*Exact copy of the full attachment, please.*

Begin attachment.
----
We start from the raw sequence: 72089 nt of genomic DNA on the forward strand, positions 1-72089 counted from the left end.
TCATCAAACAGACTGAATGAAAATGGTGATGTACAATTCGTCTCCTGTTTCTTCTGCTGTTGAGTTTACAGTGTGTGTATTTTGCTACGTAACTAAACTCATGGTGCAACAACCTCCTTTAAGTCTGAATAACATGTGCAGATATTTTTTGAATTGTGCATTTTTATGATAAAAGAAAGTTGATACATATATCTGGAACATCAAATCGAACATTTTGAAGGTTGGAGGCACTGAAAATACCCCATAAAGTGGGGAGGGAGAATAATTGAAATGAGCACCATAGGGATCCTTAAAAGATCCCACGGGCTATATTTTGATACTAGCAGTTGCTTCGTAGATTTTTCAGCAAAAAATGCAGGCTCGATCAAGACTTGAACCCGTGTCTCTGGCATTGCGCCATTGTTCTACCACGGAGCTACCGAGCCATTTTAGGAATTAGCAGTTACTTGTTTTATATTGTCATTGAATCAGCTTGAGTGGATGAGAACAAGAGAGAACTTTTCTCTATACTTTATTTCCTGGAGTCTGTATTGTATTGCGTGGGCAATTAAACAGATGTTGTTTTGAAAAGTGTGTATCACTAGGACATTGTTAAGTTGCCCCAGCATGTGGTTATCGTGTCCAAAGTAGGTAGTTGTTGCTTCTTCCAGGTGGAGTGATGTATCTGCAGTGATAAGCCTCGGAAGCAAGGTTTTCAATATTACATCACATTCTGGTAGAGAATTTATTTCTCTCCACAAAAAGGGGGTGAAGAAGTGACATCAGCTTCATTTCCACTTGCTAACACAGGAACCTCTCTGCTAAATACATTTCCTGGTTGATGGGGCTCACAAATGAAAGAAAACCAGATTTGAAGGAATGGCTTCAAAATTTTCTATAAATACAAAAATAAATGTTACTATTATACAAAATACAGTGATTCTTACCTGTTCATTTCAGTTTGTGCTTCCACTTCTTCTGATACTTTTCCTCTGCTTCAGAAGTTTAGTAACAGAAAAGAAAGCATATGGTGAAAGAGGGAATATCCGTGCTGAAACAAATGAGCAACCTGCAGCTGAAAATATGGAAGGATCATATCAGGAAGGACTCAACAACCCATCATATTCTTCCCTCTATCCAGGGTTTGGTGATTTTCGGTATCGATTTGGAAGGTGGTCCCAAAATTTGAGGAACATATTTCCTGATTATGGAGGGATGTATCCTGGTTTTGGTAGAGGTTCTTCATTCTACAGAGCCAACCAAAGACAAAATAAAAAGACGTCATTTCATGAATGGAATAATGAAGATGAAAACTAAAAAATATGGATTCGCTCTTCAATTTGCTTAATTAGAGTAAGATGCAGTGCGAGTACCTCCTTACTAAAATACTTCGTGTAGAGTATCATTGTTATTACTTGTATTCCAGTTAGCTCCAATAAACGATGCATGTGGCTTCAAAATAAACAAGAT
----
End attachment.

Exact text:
We start from the raw sequence: 72089 nt of genomic DNA on the forward strand, positions 1-72089 counted from the left end.
TCATCAAACAGACTGAATGAAAATGGTGATGTACAATTCGTCTCCTGTTTCTTCTGCTGTTGAGTTTACAGTGTGTGTATTTTGCTACGTAACTAAACTCATGGTGCAACAACCTCCTTTAAGTCTGAATAACATGTGCAGATATTTTTTGAATTGTGCATTTTTATGATAAAAGAAAGTTGATACATATATCTGGAACATCAAATCGAACATTTTGAAGGTTGGAGGCACTGAAAATACCCCATAAAGTGGGGAGGGAGAATAATTGAAATGAGCACCATAGGGATCCTTAAAAGATCCCACGGGCTATATTTTGATACTAGCAGTTGCTTCGTAGATTTTTCAGCAAAAAATGCAGGCTCGATCAAGACTTGAACCCGTGTCTCTGGCATTGCGCCATTGTTCTACCACGGAGCTACCGAGCCATTTTAGGAATTAGCAGTTACTTGTTTTATATTGTCATTGAATCAGCTTGAGTGGATGAGAACAAGAGAGAACTTTTCTCTATACTTTATTTCCTGGAGTCTGTATTGTATTGCGTGGGCAATTAAACAGATGTTGTTTTGAAAAGTGTGTATCACTAGGACATTGTTAAGTTGCCCCAGCATGTGGTTATCGTGTCCAAAGTAGGTAGTTGTTGCTTCTTCCAGGTGGAGTGATGTATCTGCAGTGATAAGCCTCGGAAGCAAGGTTTTCAATATTACATCACATTCTGGTAGAGAATTTATTTCTCTCCACAAAAAGGGGGTGAAGAAGTGACATCAGCTTCATTTCCACTTGCTAACACAGGAACCTCTCTGCTAAATACATTTCCTGGTTGATGGGGCTCACAAATGAAAGAAAACCAGATTTGAAGGAATGGCTTCAAAATTTTCTATAAATACAAAAATAAATGTTACTATTATACAAAATACAGTGATTCTTACCTGTTCATTTCAGTTTGTGCTTCCACTTCTTCTGATACTTTTCCTCTGCTTCAGAAGTTTAGTAACAGAAAAGAAAGCATATGGTGAAAGAGGGAATATCCGTGCTGAAACAAATGAGCAACCTGCAGCTGAAAATATGGAAGGATCATATCAGGAAGGACTCAACAACCCATCATATTCTTCCCTCTATCCAGGGTTTGGTGATTTTCGGTATCGATTTGGAAGGTGGTCCCAAAATTTGAGGAACATATTTCCTGATTATGGAGGGATGTATCCTGGTTTTGGTAGAGGTTCTTCATTCTACAGAGCCAACCAAAGACAAAATAAAAAGACGTCATTTCATGAATGGAATAATGAAGATGAAAACTAAAAAATATGGATTCGCTCTTCAATTTGCTTAATTAGAGTAAGATGCAGTGCGAGTACCTCCTTACTAAAATACTTCGTGTAGAGTATCATTGTTATTACTTGTATTCCAGTTAGCTCCAATAAACGATGCATGTGGCTTCAAAATAAACAAGAT